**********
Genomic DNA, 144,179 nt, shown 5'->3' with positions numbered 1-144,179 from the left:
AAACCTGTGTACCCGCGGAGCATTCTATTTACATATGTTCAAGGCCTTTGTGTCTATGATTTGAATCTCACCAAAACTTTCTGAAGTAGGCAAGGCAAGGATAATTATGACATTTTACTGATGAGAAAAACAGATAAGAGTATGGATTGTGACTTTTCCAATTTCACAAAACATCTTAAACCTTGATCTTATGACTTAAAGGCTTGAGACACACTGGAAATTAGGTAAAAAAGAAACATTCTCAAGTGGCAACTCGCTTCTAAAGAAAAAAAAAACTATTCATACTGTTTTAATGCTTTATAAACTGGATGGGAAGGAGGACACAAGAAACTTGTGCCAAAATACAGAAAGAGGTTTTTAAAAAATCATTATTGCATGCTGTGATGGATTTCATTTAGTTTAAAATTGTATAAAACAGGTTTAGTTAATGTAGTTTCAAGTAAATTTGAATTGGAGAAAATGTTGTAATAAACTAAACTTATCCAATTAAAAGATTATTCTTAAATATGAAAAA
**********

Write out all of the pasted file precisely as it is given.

Genomic DNA, 144,179 nt, shown 5'->3' with positions numbered 1-144,179 from the left:
AAACCTGTGTACCCGCGGAGCATTCTATTTACATATGTTCAAGGCCTTTGTGTCTATGATTTGAATCTCACCAAAACTTTCTGAAGTAGGCAAGGCAAGGATAATTATGACATTTTACTGATGAGAAAAACAGATAAGAGTATGGATTGTGACTTTTCCAATTTCACAAAACATCTTAAACCTTGATCTTATGACTTAAAGGCTTGAGACACACTGGAAATTAGGTAAAAAAGAAACATTCTCAAGTGGCAACTCGCTTCTAAAGAAAAAAAAAACTATTCATACTGTTTTAATGCTTTATAAACTGGATGGGAAGGAGGACACAAGAAACTTGTGCCAAAATACAGAAAGAGGTTTTTAAAAAATCATTATTGCATGCTGTGATGGATTTCATTTAGTTTAAAATTGTATAAAACAGGTTTAGTTAATGTAGTTTCAAGTAAATTTGAATTGGAGAAAATGTTGTAATAAACTAAACTTATCCAATTAAAAGATTATTCTTAAATATGAAAAA